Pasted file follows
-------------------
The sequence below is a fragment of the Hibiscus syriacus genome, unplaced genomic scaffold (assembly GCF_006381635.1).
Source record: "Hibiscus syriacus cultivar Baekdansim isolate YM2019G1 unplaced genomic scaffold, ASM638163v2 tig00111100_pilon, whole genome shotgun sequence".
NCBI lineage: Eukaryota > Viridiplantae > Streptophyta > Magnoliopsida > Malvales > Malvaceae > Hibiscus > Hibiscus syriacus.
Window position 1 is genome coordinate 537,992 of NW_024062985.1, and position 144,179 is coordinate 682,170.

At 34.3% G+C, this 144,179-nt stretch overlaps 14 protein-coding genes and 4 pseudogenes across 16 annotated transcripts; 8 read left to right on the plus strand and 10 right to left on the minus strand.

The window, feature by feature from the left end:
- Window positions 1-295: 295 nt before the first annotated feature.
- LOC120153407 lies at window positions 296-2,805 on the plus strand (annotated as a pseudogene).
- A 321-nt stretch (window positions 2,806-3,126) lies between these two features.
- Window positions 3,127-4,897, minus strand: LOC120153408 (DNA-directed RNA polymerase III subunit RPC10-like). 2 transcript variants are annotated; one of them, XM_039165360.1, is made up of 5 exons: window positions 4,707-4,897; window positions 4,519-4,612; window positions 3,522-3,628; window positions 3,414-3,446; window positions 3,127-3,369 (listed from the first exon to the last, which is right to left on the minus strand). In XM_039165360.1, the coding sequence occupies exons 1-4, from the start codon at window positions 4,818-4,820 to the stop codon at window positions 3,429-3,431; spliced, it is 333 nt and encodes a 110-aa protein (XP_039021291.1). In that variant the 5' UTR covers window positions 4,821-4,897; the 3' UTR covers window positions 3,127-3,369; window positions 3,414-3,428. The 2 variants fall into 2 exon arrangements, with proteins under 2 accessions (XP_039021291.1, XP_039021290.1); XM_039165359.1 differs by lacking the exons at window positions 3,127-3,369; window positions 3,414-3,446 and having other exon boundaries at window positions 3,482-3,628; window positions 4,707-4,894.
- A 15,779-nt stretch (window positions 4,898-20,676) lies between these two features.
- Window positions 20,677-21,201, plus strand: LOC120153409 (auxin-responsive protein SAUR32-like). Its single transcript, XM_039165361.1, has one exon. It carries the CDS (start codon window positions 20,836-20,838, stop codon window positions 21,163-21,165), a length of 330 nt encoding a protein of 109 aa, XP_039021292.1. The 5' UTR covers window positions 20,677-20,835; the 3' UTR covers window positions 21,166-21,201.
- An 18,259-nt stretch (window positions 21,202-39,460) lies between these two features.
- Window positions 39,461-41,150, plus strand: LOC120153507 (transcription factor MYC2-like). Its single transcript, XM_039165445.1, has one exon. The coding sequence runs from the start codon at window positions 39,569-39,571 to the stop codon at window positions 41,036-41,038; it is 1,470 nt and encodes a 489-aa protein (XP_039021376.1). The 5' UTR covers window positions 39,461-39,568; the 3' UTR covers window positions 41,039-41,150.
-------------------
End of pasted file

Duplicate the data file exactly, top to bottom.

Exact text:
The sequence below is a fragment of the Hibiscus syriacus genome, unplaced genomic scaffold (assembly GCF_006381635.1).
Source record: "Hibiscus syriacus cultivar Baekdansim isolate YM2019G1 unplaced genomic scaffold, ASM638163v2 tig00111100_pilon, whole genome shotgun sequence".
NCBI lineage: Eukaryota > Viridiplantae > Streptophyta > Magnoliopsida > Malvales > Malvaceae > Hibiscus > Hibiscus syriacus.
Window position 1 is genome coordinate 537,992 of NW_024062985.1, and position 144,179 is coordinate 682,170.

At 34.3% G+C, this 144,179-nt stretch overlaps 14 protein-coding genes and 4 pseudogenes across 16 annotated transcripts; 8 read left to right on the plus strand and 10 right to left on the minus strand.

The window, feature by feature from the left end:
- Window positions 1-295: 295 nt before the first annotated feature.
- LOC120153407 lies at window positions 296-2,805 on the plus strand (annotated as a pseudogene).
- A 321-nt stretch (window positions 2,806-3,126) lies between these two features.
- Window positions 3,127-4,897, minus strand: LOC120153408 (DNA-directed RNA polymerase III subunit RPC10-like). 2 transcript variants are annotated; one of them, XM_039165360.1, is made up of 5 exons: window positions 4,707-4,897; window positions 4,519-4,612; window positions 3,522-3,628; window positions 3,414-3,446; window positions 3,127-3,369 (listed from the first exon to the last, which is right to left on the minus strand). In XM_039165360.1, the coding sequence occupies exons 1-4, from the start codon at window positions 4,818-4,820 to the stop codon at window positions 3,429-3,431; spliced, it is 333 nt and encodes a 110-aa protein (XP_039021291.1). In that variant the 5' UTR covers window positions 4,821-4,897; the 3' UTR covers window positions 3,127-3,369; window positions 3,414-3,428. The 2 variants fall into 2 exon arrangements, with proteins under 2 accessions (XP_039021291.1, XP_039021290.1); XM_039165359.1 differs by lacking the exons at window positions 3,127-3,369; window positions 3,414-3,446 and having other exon boundaries at window positions 3,482-3,628; window positions 4,707-4,894.
- A 15,779-nt stretch (window positions 4,898-20,676) lies between these two features.
- Window positions 20,677-21,201, plus strand: LOC120153409 (auxin-responsive protein SAUR32-like). Its single transcript, XM_039165361.1, has one exon. It carries the CDS (start codon window positions 20,836-20,838, stop codon window positions 21,163-21,165), a length of 330 nt encoding a protein of 109 aa, XP_039021292.1. The 5' UTR covers window positions 20,677-20,835; the 3' UTR covers window positions 21,166-21,201.
- An 18,259-nt stretch (window positions 21,202-39,460) lies between these two features.
- Window positions 39,461-41,150, plus strand: LOC120153507 (transcription factor MYC2-like). Its single transcript, XM_039165445.1, has one exon. The coding sequence runs from the start codon at window positions 39,569-39,571 to the stop codon at window positions 41,036-41,038; it is 1,470 nt and encodes a 489-aa protein (XP_039021376.1). The 5' UTR covers window positions 39,461-39,568; the 3' UTR covers window positions 41,039-41,150.